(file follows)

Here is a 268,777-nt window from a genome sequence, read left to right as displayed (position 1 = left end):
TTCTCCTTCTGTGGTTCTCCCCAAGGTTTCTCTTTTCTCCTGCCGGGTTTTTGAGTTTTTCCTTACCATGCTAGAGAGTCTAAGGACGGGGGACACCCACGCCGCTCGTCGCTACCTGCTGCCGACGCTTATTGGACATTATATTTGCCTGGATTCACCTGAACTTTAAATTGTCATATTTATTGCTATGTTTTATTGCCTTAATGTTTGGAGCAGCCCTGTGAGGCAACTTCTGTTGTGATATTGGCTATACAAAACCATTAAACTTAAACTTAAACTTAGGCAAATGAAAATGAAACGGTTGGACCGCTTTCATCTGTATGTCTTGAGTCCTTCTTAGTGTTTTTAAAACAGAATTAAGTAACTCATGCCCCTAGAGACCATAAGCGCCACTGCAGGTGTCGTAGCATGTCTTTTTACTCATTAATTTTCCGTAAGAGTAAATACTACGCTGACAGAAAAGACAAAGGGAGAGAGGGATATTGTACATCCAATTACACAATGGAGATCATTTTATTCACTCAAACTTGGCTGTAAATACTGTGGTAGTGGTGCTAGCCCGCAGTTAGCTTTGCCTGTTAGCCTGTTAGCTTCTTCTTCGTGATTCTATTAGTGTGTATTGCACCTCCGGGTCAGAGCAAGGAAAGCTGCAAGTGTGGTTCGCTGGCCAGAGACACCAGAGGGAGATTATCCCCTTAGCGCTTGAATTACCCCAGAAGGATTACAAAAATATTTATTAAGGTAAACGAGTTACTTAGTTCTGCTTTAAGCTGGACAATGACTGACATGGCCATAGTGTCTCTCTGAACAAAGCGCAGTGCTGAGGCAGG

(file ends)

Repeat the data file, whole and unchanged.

Here is a 268,777-nt window from a genome sequence, read left to right as displayed (position 1 = left end):
TTCTCCTTCTGTGGTTCTCCCCAAGGTTTCTCTTTTCTCCTGCCGGGTTTTTGAGTTTTTCCTTACCATGCTAGAGAGTCTAAGGACGGGGGACACCCACGCCGCTCGTCGCTACCTGCTGCCGACGCTTATTGGACATTATATTTGCCTGGATTCACCTGAACTTTAAATTGTCATATTTATTGCTATGTTTTATTGCCTTAATGTTTGGAGCAGCCCTGTGAGGCAACTTCTGTTGTGATATTGGCTATACAAAACCATTAAACTTAAACTTAAACTTAGGCAAATGAAAATGAAACGGTTGGACCGCTTTCATCTGTATGTCTTGAGTCCTTCTTAGTGTTTTTAAAACAGAATTAAGTAACTCATGCCCCTAGAGACCATAAGCGCCACTGCAGGTGTCGTAGCATGTCTTTTTACTCATTAATTTTCCGTAAGAGTAAATACTACGCTGACAGAAAAGACAAAGGGAGAGAGGGATATTGTACATCCAATTACACAATGGAGATCATTTTATTCACTCAAACTTGGCTGTAAATACTGTGGTAGTGGTGCTAGCCCGCAGTTAGCTTTGCCTGTTAGCCTGTTAGCTTCTTCTTCGTGATTCTATTAGTGTGTATTGCACCTCCGGGTCAGAGCAAGGAAAGCTGCAAGTGTGGTTCGCTGGCCAGAGACACCAGAGGGAGATTATCCCCTTAGCGCTTGAATTACCCCAGAAGGATTACAAAAATATTTATTAAGGTAAACGAGTTACTTAGTTCTGCTTTAAGCTGGACAATGACTGACATGGCCATAGTGTCTCTCTGAACAAAGCGCAGTGCTGAGGCAGG